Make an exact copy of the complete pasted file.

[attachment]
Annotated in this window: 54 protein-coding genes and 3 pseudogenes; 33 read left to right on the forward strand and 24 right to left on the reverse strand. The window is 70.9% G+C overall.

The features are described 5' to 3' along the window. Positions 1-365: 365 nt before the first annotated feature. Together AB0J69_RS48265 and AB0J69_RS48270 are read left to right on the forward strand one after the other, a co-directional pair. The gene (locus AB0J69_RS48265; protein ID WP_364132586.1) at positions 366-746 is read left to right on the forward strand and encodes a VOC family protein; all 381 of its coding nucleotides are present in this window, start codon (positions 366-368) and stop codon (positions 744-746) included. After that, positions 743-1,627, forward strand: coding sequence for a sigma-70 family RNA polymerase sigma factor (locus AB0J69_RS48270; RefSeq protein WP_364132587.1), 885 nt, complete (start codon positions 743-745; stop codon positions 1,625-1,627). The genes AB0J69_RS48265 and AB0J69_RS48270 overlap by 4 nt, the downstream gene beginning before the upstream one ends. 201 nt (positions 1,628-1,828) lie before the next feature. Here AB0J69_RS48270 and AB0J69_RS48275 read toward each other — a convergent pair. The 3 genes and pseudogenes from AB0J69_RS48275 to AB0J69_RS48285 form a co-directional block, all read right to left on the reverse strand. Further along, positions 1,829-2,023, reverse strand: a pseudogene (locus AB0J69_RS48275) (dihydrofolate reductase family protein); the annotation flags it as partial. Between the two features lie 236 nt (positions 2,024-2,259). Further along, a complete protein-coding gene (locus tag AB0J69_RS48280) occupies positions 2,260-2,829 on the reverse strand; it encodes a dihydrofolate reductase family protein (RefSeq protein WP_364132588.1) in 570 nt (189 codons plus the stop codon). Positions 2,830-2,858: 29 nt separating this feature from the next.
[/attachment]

Annotated in this window: 54 protein-coding genes and 3 pseudogenes; 33 read left to right on the forward strand and 24 right to left on the reverse strand. The window is 70.9% G+C overall.

The features are described 5' to 3' along the window. Positions 1-365: 365 nt before the first annotated feature. Together AB0J69_RS48265 and AB0J69_RS48270 are read left to right on the forward strand one after the other, a co-directional pair. The gene (locus AB0J69_RS48265; protein ID WP_364132586.1) at positions 366-746 is read left to right on the forward strand and encodes a VOC family protein; all 381 of its coding nucleotides are present in this window, start codon (positions 366-368) and stop codon (positions 744-746) included. After that, positions 743-1,627, forward strand: coding sequence for a sigma-70 family RNA polymerase sigma factor (locus AB0J69_RS48270; RefSeq protein WP_364132587.1), 885 nt, complete (start codon positions 743-745; stop codon positions 1,625-1,627). The genes AB0J69_RS48265 and AB0J69_RS48270 overlap by 4 nt, the downstream gene beginning before the upstream one ends. 201 nt (positions 1,628-1,828) lie before the next feature. Here AB0J69_RS48270 and AB0J69_RS48275 read toward each other — a convergent pair. The 3 genes and pseudogenes from AB0J69_RS48275 to AB0J69_RS48285 form a co-directional block, all read right to left on the reverse strand. Further along, positions 1,829-2,023, reverse strand: a pseudogene (locus AB0J69_RS48275) (dihydrofolate reductase family protein); the annotation flags it as partial. Between the two features lie 236 nt (positions 2,024-2,259). Further along, a complete protein-coding gene (locus tag AB0J69_RS48280) occupies positions 2,260-2,829 on the reverse strand; it encodes a dihydrofolate reductase family protein (RefSeq protein WP_364132588.1) in 570 nt (189 codons plus the stop codon). Positions 2,830-2,858: 29 nt separating this feature from the next.